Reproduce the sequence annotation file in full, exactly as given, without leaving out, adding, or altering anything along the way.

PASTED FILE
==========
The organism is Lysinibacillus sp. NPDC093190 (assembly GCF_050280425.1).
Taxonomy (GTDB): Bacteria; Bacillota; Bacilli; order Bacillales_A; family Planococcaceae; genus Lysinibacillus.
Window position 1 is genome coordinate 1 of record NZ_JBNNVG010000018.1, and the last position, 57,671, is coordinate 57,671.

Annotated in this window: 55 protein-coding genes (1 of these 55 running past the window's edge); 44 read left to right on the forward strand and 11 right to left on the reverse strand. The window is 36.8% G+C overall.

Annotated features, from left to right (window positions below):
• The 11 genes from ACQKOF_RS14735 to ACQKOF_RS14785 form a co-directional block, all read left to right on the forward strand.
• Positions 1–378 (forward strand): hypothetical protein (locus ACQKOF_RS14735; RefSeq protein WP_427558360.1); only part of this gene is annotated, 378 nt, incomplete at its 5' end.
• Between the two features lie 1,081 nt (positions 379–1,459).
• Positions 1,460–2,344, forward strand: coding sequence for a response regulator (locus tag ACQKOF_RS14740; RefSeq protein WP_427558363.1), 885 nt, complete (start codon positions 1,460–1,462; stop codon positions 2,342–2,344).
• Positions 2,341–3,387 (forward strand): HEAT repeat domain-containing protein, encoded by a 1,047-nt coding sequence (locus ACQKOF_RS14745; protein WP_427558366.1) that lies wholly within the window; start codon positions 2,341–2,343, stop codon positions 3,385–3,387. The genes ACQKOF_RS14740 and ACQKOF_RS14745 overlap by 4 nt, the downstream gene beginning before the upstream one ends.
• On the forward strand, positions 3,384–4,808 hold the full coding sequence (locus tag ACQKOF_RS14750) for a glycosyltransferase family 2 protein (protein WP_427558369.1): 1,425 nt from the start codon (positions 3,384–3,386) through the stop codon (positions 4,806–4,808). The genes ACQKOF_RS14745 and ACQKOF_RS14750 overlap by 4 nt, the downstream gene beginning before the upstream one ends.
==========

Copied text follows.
The organism is Lysinibacillus sp. NPDC093190 (assembly GCF_050280425.1).
Taxonomy (GTDB): Bacteria; Bacillota; Bacilli; order Bacillales_A; family Planococcaceae; genus Lysinibacillus.
Window position 1 is genome coordinate 1 of record NZ_JBNNVG010000018.1, and the last position, 57,671, is coordinate 57,671.

Annotated in this window: 55 protein-coding genes (1 of these 55 running past the window's edge); 44 read left to right on the forward strand and 11 right to left on the reverse strand. The window is 36.8% G+C overall.

Annotated features, from left to right (window positions below):
• The 11 genes from ACQKOF_RS14735 to ACQKOF_RS14785 form a co-directional block, all read left to right on the forward strand.
• Positions 1–378 (forward strand): hypothetical protein (locus ACQKOF_RS14735; RefSeq protein WP_427558360.1); only part of this gene is annotated, 378 nt, incomplete at its 5' end.
• Between the two features lie 1,081 nt (positions 379–1,459).
• Positions 1,460–2,344, forward strand: coding sequence for a response regulator (locus tag ACQKOF_RS14740; RefSeq protein WP_427558363.1), 885 nt, complete (start codon positions 1,460–1,462; stop codon positions 2,342–2,344).
• Positions 2,341–3,387 (forward strand): HEAT repeat domain-containing protein, encoded by a 1,047-nt coding sequence (locus ACQKOF_RS14745; protein WP_427558366.1) that lies wholly within the window; start codon positions 2,341–2,343, stop codon positions 3,385–3,387. The genes ACQKOF_RS14740 and ACQKOF_RS14745 overlap by 4 nt, the downstream gene beginning before the upstream one ends.
• On the forward strand, positions 3,384–4,808 hold the full coding sequence (locus tag ACQKOF_RS14750) for a glycosyltransferase family 2 protein (protein WP_427558369.1): 1,425 nt from the start codon (positions 3,384–3,386) through the stop codon (positions 4,806–4,808). The genes ACQKOF_RS14745 and ACQKOF_RS14750 overlap by 4 nt, the downstream gene beginning before the upstream one ends.